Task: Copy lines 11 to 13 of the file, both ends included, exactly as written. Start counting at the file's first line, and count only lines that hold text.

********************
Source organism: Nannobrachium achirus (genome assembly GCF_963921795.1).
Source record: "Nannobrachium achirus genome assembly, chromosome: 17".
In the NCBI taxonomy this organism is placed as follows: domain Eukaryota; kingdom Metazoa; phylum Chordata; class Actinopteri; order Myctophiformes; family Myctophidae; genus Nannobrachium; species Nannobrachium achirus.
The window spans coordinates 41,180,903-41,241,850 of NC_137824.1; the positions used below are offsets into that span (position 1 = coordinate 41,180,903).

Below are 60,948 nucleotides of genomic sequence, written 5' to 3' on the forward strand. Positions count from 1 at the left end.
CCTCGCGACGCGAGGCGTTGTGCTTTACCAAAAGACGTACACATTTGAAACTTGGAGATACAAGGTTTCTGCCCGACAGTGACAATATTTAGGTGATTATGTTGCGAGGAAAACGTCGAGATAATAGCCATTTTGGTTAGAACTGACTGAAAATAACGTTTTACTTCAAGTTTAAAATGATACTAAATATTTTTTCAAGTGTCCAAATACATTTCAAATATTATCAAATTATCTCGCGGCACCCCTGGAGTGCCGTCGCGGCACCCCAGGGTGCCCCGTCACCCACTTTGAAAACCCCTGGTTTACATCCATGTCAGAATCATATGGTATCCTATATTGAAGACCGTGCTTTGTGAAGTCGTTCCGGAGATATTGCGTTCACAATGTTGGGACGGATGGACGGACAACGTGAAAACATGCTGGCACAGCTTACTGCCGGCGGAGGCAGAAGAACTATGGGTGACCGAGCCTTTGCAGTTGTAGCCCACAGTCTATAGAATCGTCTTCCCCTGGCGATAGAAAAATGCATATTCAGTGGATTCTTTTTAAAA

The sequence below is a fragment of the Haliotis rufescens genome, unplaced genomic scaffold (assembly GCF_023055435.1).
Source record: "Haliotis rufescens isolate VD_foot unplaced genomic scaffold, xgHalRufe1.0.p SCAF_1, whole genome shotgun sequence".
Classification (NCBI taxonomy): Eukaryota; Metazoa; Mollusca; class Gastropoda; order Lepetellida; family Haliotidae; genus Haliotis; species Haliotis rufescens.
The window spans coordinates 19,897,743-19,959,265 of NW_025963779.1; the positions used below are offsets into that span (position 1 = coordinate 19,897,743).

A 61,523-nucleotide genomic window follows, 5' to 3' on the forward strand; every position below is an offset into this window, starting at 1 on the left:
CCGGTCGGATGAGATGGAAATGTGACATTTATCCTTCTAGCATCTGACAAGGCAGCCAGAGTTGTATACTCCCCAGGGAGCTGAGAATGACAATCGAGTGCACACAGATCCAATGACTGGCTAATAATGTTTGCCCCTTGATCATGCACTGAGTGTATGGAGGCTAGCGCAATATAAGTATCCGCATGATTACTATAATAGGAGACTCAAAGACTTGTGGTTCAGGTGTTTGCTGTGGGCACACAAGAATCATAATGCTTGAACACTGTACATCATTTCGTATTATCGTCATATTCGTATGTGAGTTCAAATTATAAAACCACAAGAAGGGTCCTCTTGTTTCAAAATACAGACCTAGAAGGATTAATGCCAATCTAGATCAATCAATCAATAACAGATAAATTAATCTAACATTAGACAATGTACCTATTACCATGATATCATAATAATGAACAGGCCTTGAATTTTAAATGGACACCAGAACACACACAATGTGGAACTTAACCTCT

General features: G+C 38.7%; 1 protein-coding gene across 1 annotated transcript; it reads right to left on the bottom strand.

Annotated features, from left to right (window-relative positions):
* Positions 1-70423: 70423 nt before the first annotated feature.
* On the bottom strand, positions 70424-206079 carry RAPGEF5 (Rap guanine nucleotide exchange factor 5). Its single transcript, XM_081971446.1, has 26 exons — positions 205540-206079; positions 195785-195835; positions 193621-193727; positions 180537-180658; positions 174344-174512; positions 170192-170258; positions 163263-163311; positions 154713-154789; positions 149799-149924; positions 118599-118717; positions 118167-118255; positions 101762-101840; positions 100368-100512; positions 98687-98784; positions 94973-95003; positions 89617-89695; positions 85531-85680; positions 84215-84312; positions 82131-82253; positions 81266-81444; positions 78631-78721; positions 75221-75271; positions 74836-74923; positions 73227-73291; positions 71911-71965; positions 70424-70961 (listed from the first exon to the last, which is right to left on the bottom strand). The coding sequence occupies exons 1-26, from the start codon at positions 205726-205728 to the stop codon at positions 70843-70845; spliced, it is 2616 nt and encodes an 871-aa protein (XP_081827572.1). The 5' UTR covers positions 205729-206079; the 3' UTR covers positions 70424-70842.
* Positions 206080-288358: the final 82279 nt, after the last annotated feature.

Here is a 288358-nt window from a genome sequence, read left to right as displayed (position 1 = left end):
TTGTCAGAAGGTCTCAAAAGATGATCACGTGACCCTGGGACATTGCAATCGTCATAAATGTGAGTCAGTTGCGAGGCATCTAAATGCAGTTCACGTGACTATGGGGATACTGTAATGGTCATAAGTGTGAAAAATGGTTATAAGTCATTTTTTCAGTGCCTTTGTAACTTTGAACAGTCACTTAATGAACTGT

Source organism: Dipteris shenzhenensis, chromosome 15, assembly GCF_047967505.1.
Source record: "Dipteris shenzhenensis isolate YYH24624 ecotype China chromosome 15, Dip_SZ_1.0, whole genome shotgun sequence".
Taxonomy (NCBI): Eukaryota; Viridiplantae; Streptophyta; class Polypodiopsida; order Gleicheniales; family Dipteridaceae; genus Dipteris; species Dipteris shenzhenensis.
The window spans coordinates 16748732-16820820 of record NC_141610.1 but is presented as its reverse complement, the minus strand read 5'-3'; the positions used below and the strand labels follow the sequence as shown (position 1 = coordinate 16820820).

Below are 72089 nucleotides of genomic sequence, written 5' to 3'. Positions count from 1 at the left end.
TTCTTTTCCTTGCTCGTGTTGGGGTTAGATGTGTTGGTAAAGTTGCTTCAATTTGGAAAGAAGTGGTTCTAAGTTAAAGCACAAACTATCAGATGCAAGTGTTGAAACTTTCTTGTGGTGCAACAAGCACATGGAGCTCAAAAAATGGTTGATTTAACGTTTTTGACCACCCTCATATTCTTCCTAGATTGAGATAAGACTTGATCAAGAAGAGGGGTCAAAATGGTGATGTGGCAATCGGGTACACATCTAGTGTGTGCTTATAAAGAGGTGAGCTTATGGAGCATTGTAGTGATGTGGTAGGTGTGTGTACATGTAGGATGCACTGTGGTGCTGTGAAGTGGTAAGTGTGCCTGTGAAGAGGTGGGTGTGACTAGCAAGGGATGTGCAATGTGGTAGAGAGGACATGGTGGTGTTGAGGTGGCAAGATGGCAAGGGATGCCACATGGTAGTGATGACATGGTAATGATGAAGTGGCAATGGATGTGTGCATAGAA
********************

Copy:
A 61,523-nucleotide genomic window follows, 5' to 3' on the forward strand; every position below is an offset into this window, starting at 1 on the left:
CCGGTCGGATGAGATGGAAATGTGACATTTATCCTTCTAGCATCTGACAAGGCAGCCAGAGTTGTATACTCCCCAGGGAGCTGAGAATGACAATCGAGTGCACACAGATCCAATGACTGGCTAATAATGTTTGCCCCTTGATCATGCACTGAGTGTATGGAGGCTAGCGCAATATAAGTATCCGCATGATTACTATAATAGGAGACTCAAAGACTTGTGGTTCAGGTGTTTGCTGTGGGCACACAAGAATCATAATGCTTGAACACTGTACATCATTTCGTATTATCGTCATATTCGTATGTGAGTTCAAATTATAAAACCACAAGAAGGGTCCTCTTGTTTCAAAATACAGACCTAGAAGGATTAATGCCAATCTAGATCAATCAATCAATAACAGATAAATTAATCTAACATTAGACAATGTACCTATTACCATGATATCATAATAATGAACAGGCCTTGAATTTTAAATGGACACCAGAACACACACAATGTGGAACTTAACCTCT

General features: G+C 38.7%; 1 protein-coding gene across 1 annotated transcript; it reads right to left on the bottom strand.